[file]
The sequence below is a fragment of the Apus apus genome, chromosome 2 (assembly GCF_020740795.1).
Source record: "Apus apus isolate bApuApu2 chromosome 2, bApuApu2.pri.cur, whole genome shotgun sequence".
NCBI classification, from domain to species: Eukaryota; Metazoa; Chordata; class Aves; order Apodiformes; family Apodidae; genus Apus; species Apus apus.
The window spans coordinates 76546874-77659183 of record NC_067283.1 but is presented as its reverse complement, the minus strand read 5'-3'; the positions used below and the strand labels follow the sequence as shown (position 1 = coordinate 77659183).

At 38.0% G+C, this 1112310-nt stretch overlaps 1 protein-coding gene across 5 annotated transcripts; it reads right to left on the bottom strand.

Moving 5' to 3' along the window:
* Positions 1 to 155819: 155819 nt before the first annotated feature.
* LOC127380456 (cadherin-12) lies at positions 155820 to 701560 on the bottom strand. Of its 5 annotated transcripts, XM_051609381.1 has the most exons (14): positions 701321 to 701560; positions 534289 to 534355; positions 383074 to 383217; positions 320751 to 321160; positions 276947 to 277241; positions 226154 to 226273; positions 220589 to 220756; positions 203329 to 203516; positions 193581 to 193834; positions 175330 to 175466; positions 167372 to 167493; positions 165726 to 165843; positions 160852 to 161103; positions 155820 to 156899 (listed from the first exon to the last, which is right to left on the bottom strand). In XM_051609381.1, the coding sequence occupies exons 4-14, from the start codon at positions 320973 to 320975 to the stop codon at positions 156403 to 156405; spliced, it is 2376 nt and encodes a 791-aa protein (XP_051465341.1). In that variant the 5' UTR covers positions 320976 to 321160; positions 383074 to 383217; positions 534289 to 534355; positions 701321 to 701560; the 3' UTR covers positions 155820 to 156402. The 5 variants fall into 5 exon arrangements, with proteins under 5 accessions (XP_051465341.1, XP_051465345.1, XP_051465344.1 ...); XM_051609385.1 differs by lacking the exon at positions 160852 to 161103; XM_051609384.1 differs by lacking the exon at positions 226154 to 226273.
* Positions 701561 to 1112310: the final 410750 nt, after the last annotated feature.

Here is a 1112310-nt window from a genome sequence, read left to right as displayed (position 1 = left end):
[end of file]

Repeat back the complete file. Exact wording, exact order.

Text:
The sequence below is a fragment of the Apus apus genome, chromosome 2 (assembly GCF_020740795.1).
Source record: "Apus apus isolate bApuApu2 chromosome 2, bApuApu2.pri.cur, whole genome shotgun sequence".
NCBI classification, from domain to species: Eukaryota; Metazoa; Chordata; class Aves; order Apodiformes; family Apodidae; genus Apus; species Apus apus.
The window spans coordinates 76546874-77659183 of record NC_067283.1 but is presented as its reverse complement, the minus strand read 5'-3'; the positions used below and the strand labels follow the sequence as shown (position 1 = coordinate 77659183).

At 38.0% G+C, this 1112310-nt stretch overlaps 1 protein-coding gene across 5 annotated transcripts; it reads right to left on the bottom strand.

Moving 5' to 3' along the window:
* Positions 1 to 155819: 155819 nt before the first annotated feature.
* LOC127380456 (cadherin-12) lies at positions 155820 to 701560 on the bottom strand. Of its 5 annotated transcripts, XM_051609381.1 has the most exons (14): positions 701321 to 701560; positions 534289 to 534355; positions 383074 to 383217; positions 320751 to 321160; positions 276947 to 277241; positions 226154 to 226273; positions 220589 to 220756; positions 203329 to 203516; positions 193581 to 193834; positions 175330 to 175466; positions 167372 to 167493; positions 165726 to 165843; positions 160852 to 161103; positions 155820 to 156899 (listed from the first exon to the last, which is right to left on the bottom strand). In XM_051609381.1, the coding sequence occupies exons 4-14, from the start codon at positions 320973 to 320975 to the stop codon at positions 156403 to 156405; spliced, it is 2376 nt and encodes a 791-aa protein (XP_051465341.1). In that variant the 5' UTR covers positions 320976 to 321160; positions 383074 to 383217; positions 534289 to 534355; positions 701321 to 701560; the 3' UTR covers positions 155820 to 156402. The 5 variants fall into 5 exon arrangements, with proteins under 5 accessions (XP_051465341.1, XP_051465345.1, XP_051465344.1 ...); XM_051609385.1 differs by lacking the exon at positions 160852 to 161103; XM_051609384.1 differs by lacking the exon at positions 226154 to 226273.
* Positions 701561 to 1112310: the final 410750 nt, after the last annotated feature.

Here is a 1112310-nt window from a genome sequence, read left to right as displayed (position 1 = left end):